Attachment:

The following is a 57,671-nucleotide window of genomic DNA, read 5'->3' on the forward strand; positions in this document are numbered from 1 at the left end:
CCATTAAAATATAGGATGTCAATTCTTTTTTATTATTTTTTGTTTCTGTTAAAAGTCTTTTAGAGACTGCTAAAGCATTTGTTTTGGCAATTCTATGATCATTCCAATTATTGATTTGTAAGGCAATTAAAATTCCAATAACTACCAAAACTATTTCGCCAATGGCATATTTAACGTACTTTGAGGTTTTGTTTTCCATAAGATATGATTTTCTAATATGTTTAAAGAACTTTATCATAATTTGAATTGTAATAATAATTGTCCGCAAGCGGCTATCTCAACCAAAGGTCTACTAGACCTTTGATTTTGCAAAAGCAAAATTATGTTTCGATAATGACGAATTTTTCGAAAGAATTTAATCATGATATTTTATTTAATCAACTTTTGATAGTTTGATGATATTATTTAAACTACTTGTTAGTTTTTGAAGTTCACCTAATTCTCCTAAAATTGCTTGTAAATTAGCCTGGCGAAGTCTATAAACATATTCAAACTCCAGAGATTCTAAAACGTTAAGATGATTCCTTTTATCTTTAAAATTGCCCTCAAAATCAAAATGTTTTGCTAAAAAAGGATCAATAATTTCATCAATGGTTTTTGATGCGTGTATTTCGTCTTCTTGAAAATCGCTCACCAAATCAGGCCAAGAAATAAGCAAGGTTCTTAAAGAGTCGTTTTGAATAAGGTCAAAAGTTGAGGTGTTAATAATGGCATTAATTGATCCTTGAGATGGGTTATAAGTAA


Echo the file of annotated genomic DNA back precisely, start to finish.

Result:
The following is a 57,671-nucleotide window of genomic DNA, read 5'->3' on the forward strand; positions in this document are numbered from 1 at the left end:
CCATTAAAATATAGGATGTCAATTCTTTTTTATTATTTTTTGTTTCTGTTAAAAGTCTTTTAGAGACTGCTAAAGCATTTGTTTTGGCAATTCTATGATCATTCCAATTATTGATTTGTAAGGCAATTAAAATTCCAATAACTACCAAAACTATTTCGCCAATGGCATATTTAACGTACTTTGAGGTTTTGTTTTCCATAAGATATGATTTTCTAATATGTTTAAAGAACTTTATCATAATTTGAATTGTAATAATAATTGTCCGCAAGCGGCTATCTCAACCAAAGGTCTACTAGACCTTTGATTTTGCAAAAGCAAAATTATGTTTCGATAATGACGAATTTTTCGAAAGAATTTAATCATGATATTTTATTTAATCAACTTTTGATAGTTTGATGATATTATTTAAACTACTTGTTAGTTTTTGAAGTTCACCTAATTCTCCTAAAATTGCTTGTAAATTAGCCTGGCGAAGTCTATAAACATATTCAAACTCCAGAGATTCTAAAACGTTAAGATGATTCCTTTTATCTTTAAAATTGCCCTCAAAATCAAAATGTTTTGCTAAAAAAGGATCAATAATTTCATCAATGGTTTTTGATGCGTGTATTTCGTCTTCTTGAAAATCGCTCACCAAATCAGGCCAAGAAATAAGCAAGGTTCTTAAAGAGTCGTTTTGAATAAGGTCAAAAGTTGAGGTGTTAATAATGGCATTAATTGATCCTTGAGATGGGTTATAAGTAA